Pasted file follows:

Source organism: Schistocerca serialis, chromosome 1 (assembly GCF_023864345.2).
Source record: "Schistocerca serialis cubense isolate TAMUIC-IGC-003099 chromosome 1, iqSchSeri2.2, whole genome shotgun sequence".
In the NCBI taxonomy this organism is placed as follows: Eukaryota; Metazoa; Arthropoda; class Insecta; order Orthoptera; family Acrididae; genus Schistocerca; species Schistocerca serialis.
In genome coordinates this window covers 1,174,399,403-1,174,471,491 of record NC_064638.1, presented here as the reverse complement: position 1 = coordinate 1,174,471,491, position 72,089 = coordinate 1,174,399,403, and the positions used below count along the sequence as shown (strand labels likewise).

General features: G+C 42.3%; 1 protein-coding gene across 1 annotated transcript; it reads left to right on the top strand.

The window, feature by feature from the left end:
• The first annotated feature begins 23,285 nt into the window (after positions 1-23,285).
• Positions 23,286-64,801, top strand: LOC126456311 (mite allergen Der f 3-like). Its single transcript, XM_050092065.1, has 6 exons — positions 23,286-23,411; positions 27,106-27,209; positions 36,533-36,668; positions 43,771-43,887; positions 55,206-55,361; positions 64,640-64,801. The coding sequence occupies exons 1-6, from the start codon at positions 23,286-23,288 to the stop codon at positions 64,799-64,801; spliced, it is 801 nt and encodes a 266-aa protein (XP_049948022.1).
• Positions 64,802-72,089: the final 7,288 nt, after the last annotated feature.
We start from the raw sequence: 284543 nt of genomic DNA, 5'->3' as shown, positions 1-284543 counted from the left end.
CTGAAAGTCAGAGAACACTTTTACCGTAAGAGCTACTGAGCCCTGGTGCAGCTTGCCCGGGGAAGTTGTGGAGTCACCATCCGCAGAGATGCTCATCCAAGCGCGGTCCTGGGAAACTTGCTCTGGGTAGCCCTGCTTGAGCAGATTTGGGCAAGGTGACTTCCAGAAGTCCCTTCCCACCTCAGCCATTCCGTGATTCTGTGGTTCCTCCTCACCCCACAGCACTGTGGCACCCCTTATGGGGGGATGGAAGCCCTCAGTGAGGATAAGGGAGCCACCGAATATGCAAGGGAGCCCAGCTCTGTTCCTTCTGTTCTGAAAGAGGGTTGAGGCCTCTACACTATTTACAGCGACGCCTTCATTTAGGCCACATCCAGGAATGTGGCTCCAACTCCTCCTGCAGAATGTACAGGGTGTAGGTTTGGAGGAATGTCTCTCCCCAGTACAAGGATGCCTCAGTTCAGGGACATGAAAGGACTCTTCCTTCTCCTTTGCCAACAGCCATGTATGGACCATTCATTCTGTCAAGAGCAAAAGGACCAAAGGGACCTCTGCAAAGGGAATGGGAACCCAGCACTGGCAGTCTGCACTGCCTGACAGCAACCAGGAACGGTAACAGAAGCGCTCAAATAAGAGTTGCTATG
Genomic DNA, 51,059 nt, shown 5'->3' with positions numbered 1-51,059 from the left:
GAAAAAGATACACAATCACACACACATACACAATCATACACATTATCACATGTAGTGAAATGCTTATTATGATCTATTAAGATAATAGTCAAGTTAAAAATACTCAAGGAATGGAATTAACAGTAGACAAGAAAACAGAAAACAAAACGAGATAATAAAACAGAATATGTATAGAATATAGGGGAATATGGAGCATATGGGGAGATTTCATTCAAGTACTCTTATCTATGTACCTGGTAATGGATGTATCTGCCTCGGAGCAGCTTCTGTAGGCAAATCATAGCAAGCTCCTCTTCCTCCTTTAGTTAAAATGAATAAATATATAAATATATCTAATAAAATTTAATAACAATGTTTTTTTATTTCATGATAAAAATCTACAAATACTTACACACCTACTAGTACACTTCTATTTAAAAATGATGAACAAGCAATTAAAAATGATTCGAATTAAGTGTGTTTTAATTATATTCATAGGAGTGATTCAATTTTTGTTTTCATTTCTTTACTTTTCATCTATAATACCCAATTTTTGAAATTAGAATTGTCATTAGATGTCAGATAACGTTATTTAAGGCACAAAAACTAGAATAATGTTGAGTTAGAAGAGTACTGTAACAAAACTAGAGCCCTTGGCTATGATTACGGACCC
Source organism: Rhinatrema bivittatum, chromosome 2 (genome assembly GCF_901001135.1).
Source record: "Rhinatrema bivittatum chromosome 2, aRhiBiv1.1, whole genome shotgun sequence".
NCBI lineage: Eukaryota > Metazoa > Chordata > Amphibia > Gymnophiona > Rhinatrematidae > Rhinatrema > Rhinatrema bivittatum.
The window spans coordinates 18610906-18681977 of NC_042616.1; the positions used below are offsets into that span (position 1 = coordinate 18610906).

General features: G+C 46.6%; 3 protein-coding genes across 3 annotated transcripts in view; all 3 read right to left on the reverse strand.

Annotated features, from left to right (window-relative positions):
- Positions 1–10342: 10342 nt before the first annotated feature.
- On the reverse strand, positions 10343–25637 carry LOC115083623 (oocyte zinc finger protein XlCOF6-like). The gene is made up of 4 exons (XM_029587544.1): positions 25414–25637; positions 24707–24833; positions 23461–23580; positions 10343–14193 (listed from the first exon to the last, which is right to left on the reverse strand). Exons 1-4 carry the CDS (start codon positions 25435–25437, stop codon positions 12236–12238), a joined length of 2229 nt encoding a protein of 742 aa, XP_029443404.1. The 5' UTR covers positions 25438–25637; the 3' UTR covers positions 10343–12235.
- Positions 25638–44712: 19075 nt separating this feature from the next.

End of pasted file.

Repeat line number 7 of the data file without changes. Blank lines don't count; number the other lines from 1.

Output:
• The first annotated feature begins 23,285 nt into the window (after positions 1-23,285).